Create Stability Before Anything Else

Dr. Mike Miyasaki

Dr. Mike Miyasaki

At the time of this writing we have just concluded the preparation session of our full-mouth rehabilitation course in Denver. What an amazing group of clinicians, team and patients. It was an honor for me to work with them the past couple of days, and I look forward to seeing them finish their cases. Let me explain my definition of ‘full mouth therapy’. It is the establishment of a healthy stomatognathic system, creating health and stability and if restorations are needed, to do so in a conservative and aesthetic manner. It does not mean our objective is restoring the mouth with 28 restorations; in fact in the case described below the case was handled very conservatively.

Fig 1

Figure 1. The patient presented with a ‘normal’ looking bite.

In this newsletter I would like to discuss a case I presented to them as this case is an example of how we show patients what is going on, how we can recommend treatment that is very affordable and use this approach to attain the health and stability that we desire. In this case we saw a new patient who was suffering from headaches, joint pain and limited opening (figure 1). Her past clinicians had given her muscle relaxants which debilitated her, and recommended surgery and Botox neither of which she choose to do.

Figure 2

Figure 2. Left side shows normal tonus and low EMG’s. Right side shows when teeth are brought together increased EMG activity.

It is often the education of the patient that creates value for treatment. We used our bioelectric diagnostic equipment to show her that the cause was muscular hyperactivity and fatigue because of her malocclusion. We had her rest her mandible and recorded the temporalis and masseter emg’s which should be 2 mV’s or less in normal tonus. She was below 1.0 mV so well in the normal range (left side of figure 2).

Figure 3

Figure 3. Shows the mandibular retrusion of 2.2 mm needed to achieve maximum intercuspation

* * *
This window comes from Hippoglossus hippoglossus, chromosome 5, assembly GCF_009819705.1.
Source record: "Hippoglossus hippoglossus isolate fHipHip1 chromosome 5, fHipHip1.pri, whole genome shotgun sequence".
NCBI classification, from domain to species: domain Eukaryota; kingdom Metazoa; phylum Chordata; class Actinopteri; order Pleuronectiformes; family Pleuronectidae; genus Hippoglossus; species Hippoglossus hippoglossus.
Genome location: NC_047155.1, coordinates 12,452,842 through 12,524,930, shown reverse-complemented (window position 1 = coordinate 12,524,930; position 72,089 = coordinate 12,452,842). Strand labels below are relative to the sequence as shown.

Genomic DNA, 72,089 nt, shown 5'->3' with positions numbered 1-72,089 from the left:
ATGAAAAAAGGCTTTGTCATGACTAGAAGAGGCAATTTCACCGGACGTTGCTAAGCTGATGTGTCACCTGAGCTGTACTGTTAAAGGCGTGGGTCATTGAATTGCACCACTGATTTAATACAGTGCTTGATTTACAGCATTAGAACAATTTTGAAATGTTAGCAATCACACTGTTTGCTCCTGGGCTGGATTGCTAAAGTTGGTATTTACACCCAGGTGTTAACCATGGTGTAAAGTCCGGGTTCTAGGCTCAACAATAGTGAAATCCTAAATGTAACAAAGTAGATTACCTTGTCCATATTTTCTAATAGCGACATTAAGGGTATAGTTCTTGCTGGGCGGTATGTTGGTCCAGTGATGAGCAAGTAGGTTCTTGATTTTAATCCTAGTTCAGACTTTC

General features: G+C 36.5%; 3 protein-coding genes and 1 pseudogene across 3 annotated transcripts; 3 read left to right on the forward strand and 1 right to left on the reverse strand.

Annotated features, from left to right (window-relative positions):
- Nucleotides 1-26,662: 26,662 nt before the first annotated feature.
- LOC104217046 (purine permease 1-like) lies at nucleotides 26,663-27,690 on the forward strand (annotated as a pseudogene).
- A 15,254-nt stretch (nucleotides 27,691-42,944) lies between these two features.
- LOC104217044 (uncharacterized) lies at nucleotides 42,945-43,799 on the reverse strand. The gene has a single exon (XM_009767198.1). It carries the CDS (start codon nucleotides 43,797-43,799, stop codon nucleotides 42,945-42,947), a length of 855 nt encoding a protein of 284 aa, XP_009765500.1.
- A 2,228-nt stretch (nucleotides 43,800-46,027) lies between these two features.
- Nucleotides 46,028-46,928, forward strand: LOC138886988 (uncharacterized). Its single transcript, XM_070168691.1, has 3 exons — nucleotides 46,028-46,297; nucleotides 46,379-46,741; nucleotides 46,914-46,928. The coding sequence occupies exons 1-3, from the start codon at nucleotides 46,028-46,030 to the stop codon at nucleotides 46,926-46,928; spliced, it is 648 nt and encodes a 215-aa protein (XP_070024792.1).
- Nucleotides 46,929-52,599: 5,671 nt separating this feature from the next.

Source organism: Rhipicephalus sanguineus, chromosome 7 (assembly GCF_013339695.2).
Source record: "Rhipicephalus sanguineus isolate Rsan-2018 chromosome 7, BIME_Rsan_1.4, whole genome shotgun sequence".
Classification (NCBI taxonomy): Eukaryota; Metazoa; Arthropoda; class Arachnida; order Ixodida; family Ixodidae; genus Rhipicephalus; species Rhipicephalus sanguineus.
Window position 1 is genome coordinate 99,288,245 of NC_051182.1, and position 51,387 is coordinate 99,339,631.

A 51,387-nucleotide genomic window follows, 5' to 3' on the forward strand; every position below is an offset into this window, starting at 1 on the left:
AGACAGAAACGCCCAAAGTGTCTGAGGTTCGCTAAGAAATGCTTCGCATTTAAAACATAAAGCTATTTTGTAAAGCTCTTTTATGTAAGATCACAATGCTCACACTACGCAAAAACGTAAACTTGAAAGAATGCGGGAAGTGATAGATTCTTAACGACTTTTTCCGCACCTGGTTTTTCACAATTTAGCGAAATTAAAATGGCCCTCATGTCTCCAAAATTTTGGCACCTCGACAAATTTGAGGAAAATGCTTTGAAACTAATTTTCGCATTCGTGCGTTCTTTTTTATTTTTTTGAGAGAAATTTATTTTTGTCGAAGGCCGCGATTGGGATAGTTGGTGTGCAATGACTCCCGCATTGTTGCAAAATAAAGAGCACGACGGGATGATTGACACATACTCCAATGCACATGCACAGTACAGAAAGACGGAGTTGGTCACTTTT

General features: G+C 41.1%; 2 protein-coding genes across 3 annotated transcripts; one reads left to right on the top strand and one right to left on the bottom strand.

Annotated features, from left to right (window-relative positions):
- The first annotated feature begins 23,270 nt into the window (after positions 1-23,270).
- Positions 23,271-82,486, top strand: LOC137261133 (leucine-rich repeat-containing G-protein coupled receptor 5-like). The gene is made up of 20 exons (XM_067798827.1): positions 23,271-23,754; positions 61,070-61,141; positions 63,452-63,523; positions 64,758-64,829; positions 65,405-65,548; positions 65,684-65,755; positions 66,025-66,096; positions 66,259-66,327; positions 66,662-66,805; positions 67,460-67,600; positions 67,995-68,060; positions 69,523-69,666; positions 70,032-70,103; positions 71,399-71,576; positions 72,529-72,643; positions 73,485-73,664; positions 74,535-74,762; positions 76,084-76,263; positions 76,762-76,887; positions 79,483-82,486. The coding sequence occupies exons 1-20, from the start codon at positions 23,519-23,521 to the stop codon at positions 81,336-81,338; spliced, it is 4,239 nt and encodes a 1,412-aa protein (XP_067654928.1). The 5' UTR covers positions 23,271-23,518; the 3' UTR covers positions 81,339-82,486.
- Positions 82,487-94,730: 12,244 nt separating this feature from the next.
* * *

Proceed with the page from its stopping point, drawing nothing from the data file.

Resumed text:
But when we had her bring her teeth together in a light CO we could clearly show her that her muscle activity increased 1,200% when it should have had little or no change. Then using jaw tracking and real time EMG recording we were able to show her that from her physiologic bite position to her habitual CO she was having to retrude the mandible 2.2 mm which raised the activity of her temporal muscles. We were able to show her that the cause of the pain was her bite and she felt very comfortable with this having seen objective measurements.

The recommended treatment would be a lower removable anatomic orthotic that Corr could make for her. This would allow us to use a reversible treatment modality to show we could improve her pain.

Figure 4

Figure 4. An anatomic lower removable orthotic

There are different orthotics which fall into the broad categories of fixed and removable. Uses for orthotics are:

  • To evaluate our ability to correct tooth W:L ratio
  • To evaluate the corrections of facial esthetics
  • To de-torque the mandible for better healing
  • To reposition the condyles for better healing
  • To remove deflective tooth contacts that often distalize or displace the mandible
  • Reprogram CNS engrams by changing the occlusal proprioception
  • Create an adjustable surface we can add or subtract from to promote healing
  • Act as a prototype of the proposed occlusion and to see if improvements to occlusion are worth pursuing in multi-factorial pain cases

There is so much we can do when our patients have an appreciation for the stomatognathic system and how it works. And many times our treatment can be very simply done. I hope to see you at a PAC course soon so we can discuss this further.

If you have questions about my article or if you would like to send a case, please contact the Pacific Aesthetic Laboratory Group at www.pacificaestheticdentalstudio.com, Gary Vaughn, CDT, CTO (916) 786-6740, or via email gvaughn@thePAC.org.

By | 2016-10-24T16:30:14+00:00 May 20th, 2016|Dental|0 Comments

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